Genealogy Tips

How abbreviations can cause confusion

Today, I came across the post Surname Saturday – LNU (England > New England, wife of Francis Hamant) on Randy Seaver’s Genea-musings blog.

In it, he featured his ancestor Sarah LNU, who had married Francis Hamant, and this got me thinking – LNU doesn’t look like a surname, it looks like an abbreviation.

So I decided to have a look to see how many family trees online have someone with the surname LNU in their family tree. There were quite a few.  And not just family trees – there’s also entries in books with this surname.

And I kept thinking – what would LNU stand for?  Oh, that’s right Last Name Unknown.

When I first started using a family tree program, if I didn’t know the surname, I would use “Unknown”.  Then later, I started to use a question mark “?”

But somewhere along the line I read an article that said, if you don’t know a name (either a given name or a last name), leave it blank – then there’s no room for confusion. If new researchers (and those not so new to family history research!) come across LNU, FNU, SNU, GNU, CNU, UNK, (or even Unknown) they can think these are the actual names, and not realize they are abbreviations.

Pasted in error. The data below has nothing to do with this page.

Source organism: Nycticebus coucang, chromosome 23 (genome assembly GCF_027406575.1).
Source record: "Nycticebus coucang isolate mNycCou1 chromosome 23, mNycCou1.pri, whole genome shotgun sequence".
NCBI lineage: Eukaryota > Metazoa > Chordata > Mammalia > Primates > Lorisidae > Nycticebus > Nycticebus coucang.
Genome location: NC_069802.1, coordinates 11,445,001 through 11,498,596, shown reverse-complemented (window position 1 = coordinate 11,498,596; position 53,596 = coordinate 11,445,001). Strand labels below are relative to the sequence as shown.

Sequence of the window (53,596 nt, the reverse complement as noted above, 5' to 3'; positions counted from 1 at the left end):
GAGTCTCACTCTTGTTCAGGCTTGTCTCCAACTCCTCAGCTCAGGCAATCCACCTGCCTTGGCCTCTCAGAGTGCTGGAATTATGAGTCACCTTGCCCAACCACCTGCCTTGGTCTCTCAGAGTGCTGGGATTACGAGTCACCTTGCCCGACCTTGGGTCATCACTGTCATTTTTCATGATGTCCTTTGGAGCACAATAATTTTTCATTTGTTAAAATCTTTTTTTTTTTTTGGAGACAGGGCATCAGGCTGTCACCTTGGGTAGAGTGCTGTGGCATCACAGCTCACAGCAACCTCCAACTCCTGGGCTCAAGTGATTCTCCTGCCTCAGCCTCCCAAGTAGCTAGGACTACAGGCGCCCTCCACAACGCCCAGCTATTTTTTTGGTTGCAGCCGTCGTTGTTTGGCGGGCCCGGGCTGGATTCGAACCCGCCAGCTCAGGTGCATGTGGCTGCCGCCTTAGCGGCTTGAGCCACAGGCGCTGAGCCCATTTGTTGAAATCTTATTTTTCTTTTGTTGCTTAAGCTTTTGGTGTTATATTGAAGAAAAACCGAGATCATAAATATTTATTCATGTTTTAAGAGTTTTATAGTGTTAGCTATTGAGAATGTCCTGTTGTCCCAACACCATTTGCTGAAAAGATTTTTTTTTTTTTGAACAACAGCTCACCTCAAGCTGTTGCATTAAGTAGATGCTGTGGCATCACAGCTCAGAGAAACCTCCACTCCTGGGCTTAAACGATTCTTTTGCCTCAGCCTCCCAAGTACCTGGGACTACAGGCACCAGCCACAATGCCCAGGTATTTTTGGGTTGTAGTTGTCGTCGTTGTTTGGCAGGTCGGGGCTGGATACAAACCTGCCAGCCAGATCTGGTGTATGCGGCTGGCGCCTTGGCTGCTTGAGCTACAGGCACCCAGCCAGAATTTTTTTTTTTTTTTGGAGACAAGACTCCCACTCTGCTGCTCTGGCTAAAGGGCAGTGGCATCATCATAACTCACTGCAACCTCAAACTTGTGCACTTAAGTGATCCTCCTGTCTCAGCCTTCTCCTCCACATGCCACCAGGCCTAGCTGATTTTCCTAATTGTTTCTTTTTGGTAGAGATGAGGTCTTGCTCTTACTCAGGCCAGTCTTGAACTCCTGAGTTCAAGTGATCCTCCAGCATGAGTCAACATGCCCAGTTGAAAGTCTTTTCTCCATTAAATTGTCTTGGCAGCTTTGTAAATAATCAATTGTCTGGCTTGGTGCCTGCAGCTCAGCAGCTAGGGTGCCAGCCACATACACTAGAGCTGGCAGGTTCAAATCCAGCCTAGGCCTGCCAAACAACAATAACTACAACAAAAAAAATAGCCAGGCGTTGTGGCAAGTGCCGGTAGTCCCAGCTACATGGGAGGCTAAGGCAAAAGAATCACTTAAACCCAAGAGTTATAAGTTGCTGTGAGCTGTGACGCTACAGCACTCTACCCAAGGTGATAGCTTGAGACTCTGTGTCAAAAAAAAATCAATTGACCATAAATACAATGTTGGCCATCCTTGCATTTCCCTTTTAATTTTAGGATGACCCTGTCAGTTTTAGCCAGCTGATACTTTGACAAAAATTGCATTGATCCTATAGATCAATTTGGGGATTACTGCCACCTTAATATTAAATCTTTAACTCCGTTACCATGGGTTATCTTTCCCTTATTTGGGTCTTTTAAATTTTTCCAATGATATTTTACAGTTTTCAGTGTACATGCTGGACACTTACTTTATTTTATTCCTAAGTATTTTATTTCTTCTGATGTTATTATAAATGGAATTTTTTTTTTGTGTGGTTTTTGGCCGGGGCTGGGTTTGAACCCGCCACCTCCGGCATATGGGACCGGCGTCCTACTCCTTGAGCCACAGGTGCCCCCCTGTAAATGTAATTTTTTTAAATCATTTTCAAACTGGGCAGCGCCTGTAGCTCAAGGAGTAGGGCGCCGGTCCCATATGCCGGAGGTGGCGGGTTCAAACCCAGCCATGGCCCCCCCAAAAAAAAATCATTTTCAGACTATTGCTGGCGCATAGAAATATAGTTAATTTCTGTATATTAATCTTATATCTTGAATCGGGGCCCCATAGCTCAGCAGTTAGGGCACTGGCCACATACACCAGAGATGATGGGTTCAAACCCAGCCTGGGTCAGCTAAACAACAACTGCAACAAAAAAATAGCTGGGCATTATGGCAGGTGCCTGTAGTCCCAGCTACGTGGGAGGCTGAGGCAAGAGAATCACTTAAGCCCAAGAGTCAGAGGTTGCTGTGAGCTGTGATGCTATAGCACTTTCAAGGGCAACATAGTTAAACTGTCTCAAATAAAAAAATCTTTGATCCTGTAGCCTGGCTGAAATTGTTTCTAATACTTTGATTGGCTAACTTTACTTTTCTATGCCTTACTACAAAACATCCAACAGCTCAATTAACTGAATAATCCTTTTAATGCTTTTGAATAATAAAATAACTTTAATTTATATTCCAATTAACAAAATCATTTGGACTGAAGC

So, what about if you know there’s a child or children to a man by a different mother, but you don’t know her name yet?  In RootsMagic, you can right click on the father, select add child, and then choose <<John Smith (or whatever his name is) and another spouse>>, and then continue to add the child (or children).

In Legacy, the process is a little trickier.  You need to select Add from the menu and then in the Add Unlinked there’s the option to add a Male or a Female.  Then when you Click to add father to this person, choose Link to an existing person, rather than Add a New person, and then select the father from the name list.  Then you can add any other children to this family group.

 

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